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Australian Study Says Statins Raise Diabetes Risk

Mar 20, 2017

Statins Raise Diabetes Risk in Older Women According to Recent Research

Recent Australian Study Says Statins Raise Diabetes Risk

Patients who take high doses of cholesterol-lowering medications are likelier to suffer dangerous increases in blood sugar levels. Research has revealed that prescribed statins are less likely to lead to heart disease; however, the drugs appear to make patients more vulnerable to developing Type 2 diabetes, according to Exress.co.uk. Researchers found people over the age of 75 are one-third likelier to suffer adverse blood sugar levels if they are taking a statin medication. The risk increases to 50 percent for those taking higher statin doses.

Statins work by lowering cholesterol by interfering with cholesterol production in the liver. High cholesterol is a critical risk factor for a variety of deadly cardiovascular conditions, including coronary heart disease. Statins are prescribed to lower bad cholesterol and raise good cholesterol. Some of the most common statins are Lescol (fluvastatin), Pravachol (pravastatin), Crestor (rosuvastatin) and Zocor (simvastatin). It is thought the number of people on the pills could rise to 12 million if most men over 50 and women over 60 took the drug as a precaution; however, up to 10 percent of those on statins may experience sore throat, nausea, digestive problems, muscle and joint pain, and increased blood sugar levels. According to guidelines in Great Britain, patients thought to have more than a 10 percent chance of suffering a heart attack or stroke within a decade should be offered statins on the National Health Service (NHS), according to Express.co.uk.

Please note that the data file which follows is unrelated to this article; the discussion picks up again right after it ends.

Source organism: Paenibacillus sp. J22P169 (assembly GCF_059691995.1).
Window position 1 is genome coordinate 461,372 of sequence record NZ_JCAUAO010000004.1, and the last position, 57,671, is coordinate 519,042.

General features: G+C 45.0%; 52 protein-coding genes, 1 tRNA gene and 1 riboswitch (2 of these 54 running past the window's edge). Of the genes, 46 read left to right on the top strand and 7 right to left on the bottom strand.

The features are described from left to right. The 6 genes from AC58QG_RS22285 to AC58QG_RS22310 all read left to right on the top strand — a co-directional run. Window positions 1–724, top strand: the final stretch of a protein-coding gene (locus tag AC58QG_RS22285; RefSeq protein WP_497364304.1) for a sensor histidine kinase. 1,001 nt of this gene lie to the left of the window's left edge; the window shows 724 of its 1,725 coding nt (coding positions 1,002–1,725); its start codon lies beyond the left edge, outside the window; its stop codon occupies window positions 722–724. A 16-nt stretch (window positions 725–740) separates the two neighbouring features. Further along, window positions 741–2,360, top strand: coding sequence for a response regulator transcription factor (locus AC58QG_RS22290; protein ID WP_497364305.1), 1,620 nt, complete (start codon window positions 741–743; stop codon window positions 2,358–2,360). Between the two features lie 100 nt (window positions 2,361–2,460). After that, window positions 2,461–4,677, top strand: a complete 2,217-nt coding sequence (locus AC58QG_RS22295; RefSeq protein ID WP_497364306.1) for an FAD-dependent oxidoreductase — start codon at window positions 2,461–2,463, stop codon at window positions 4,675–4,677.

Oliver Jelley, editor of the British journal The Diabetes Times, said that, "Statins have long proved controversial despite the ability they have to lower cholesterol and this research raises further questions about blanket use of the drug. Type 2 is a serious challenge for everyone who develops it especially older people, a group where it is particularly prevalent with up to one in four care home residents alone having the condition," Express.co.uk reported.